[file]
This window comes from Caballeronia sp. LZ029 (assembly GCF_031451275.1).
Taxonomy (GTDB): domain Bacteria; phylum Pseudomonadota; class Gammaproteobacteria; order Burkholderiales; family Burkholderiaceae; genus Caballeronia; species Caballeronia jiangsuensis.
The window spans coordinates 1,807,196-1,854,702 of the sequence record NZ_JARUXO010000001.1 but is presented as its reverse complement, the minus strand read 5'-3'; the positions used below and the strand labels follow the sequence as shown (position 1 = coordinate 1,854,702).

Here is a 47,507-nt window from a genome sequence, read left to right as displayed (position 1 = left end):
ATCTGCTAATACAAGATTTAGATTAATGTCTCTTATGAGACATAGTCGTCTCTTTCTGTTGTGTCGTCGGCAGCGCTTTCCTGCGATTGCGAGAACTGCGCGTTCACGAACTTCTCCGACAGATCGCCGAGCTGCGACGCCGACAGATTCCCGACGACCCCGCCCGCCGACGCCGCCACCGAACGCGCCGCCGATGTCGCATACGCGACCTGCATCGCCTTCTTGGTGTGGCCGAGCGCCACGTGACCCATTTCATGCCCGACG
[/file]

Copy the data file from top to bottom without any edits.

This window comes from Caballeronia sp. LZ029 (assembly GCF_031451275.1).
Taxonomy (GTDB): domain Bacteria; phylum Pseudomonadota; class Gammaproteobacteria; order Burkholderiales; family Burkholderiaceae; genus Caballeronia; species Caballeronia jiangsuensis.
The window spans coordinates 1,807,196-1,854,702 of the sequence record NZ_JARUXO010000001.1 but is presented as its reverse complement, the minus strand read 5'-3'; the positions used below and the strand labels follow the sequence as shown (position 1 = coordinate 1,854,702).

Here is a 47,507-nt window from a genome sequence, read left to right as displayed (position 1 = left end):
ATCTGCTAATACAAGATTTAGATTAATGTCTCTTATGAGACATAGTCGTCTCTTTCTGTTGTGTCGTCGGCAGCGCTTTCCTGCGATTGCGAGAACTGCGCGTTCACGAACTTCTCCGACAGATCGCCGAGCTGCGACGCCGACAGATTCCCGACGACCCCGCCCGCCGACGCCGCCACCGAACGCGCCGCCGATGTCGCATACGCGACCTGCATCGCCTTCTTGGTGTGGCCGAGCGCCACGTGACCCATTTCATGCCCGACG